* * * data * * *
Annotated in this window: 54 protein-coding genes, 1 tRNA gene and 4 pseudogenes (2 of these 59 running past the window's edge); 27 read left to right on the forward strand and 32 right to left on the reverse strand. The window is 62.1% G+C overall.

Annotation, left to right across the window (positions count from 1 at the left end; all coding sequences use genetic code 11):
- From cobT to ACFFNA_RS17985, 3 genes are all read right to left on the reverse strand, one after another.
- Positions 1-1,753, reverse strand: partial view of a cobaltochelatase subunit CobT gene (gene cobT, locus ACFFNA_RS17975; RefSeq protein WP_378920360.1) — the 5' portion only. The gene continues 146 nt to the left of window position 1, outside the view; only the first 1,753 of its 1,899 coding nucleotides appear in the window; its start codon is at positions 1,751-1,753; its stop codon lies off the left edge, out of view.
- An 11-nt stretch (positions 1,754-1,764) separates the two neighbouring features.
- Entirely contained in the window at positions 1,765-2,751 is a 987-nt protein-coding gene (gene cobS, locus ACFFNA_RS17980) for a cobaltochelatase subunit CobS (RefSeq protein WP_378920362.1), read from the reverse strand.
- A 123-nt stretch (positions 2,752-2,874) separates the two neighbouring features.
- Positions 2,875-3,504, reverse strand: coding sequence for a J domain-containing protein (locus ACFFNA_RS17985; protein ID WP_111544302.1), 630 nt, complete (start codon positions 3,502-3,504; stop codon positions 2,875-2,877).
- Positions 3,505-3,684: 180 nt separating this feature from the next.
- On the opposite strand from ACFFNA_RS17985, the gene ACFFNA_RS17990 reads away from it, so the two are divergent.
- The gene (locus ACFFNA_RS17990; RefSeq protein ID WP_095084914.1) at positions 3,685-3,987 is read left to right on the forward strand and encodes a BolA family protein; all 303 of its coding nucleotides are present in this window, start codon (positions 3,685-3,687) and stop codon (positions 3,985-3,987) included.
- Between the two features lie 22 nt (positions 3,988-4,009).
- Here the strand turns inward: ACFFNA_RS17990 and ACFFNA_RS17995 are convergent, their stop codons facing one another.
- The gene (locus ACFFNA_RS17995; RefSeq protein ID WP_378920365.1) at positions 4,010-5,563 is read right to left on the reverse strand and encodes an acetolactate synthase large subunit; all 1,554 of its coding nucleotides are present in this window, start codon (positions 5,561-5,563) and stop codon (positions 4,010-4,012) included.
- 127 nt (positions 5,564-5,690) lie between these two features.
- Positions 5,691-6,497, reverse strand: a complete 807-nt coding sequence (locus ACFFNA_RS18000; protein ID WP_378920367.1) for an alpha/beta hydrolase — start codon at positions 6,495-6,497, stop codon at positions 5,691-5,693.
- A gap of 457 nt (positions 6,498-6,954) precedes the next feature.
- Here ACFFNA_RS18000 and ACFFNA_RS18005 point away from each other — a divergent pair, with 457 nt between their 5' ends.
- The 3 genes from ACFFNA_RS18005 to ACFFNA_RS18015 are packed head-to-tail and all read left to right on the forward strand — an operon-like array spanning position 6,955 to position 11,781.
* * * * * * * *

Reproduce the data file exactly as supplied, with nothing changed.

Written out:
Annotated in this window: 54 protein-coding genes, 1 tRNA gene and 4 pseudogenes (2 of these 59 running past the window's edge); 27 read left to right on the forward strand and 32 right to left on the reverse strand. The window is 62.1% G+C overall.

Annotation, left to right across the window (positions count from 1 at the left end; all coding sequences use genetic code 11):
- From cobT to ACFFNA_RS17985, 3 genes are all read right to left on the reverse strand, one after another.
- Positions 1-1,753, reverse strand: partial view of a cobaltochelatase subunit CobT gene (gene cobT, locus ACFFNA_RS17975; RefSeq protein WP_378920360.1) — the 5' portion only. The gene continues 146 nt to the left of window position 1, outside the view; only the first 1,753 of its 1,899 coding nucleotides appear in the window; its start codon is at positions 1,751-1,753; its stop codon lies off the left edge, out of view.
- An 11-nt stretch (positions 1,754-1,764) separates the two neighbouring features.
- Entirely contained in the window at positions 1,765-2,751 is a 987-nt protein-coding gene (gene cobS, locus ACFFNA_RS17980) for a cobaltochelatase subunit CobS (RefSeq protein WP_378920362.1), read from the reverse strand.
- A 123-nt stretch (positions 2,752-2,874) separates the two neighbouring features.
- Positions 2,875-3,504, reverse strand: coding sequence for a J domain-containing protein (locus ACFFNA_RS17985; protein ID WP_111544302.1), 630 nt, complete (start codon positions 3,502-3,504; stop codon positions 2,875-2,877).
- Positions 3,505-3,684: 180 nt separating this feature from the next.
- On the opposite strand from ACFFNA_RS17985, the gene ACFFNA_RS17990 reads away from it, so the two are divergent.
- The gene (locus ACFFNA_RS17990; RefSeq protein ID WP_095084914.1) at positions 3,685-3,987 is read left to right on the forward strand and encodes a BolA family protein; all 303 of its coding nucleotides are present in this window, start codon (positions 3,685-3,687) and stop codon (positions 3,985-3,987) included.
- Between the two features lie 22 nt (positions 3,988-4,009).
- Here the strand turns inward: ACFFNA_RS17990 and ACFFNA_RS17995 are convergent, their stop codons facing one another.
- The gene (locus ACFFNA_RS17995; RefSeq protein ID WP_378920365.1) at positions 4,010-5,563 is read right to left on the reverse strand and encodes an acetolactate synthase large subunit; all 1,554 of its coding nucleotides are present in this window, start codon (positions 5,561-5,563) and stop codon (positions 4,010-4,012) included.
- 127 nt (positions 5,564-5,690) lie between these two features.
- Positions 5,691-6,497, reverse strand: a complete 807-nt coding sequence (locus ACFFNA_RS18000; protein ID WP_378920367.1) for an alpha/beta hydrolase — start codon at positions 6,495-6,497, stop codon at positions 5,691-5,693.
- A gap of 457 nt (positions 6,498-6,954) precedes the next feature.
- Here ACFFNA_RS18000 and ACFFNA_RS18005 point away from each other — a divergent pair, with 457 nt between their 5' ends.
- The 3 genes from ACFFNA_RS18005 to ACFFNA_RS18015 are packed head-to-tail and all read left to right on the forward strand — an operon-like array spanning position 6,955 to position 11,781.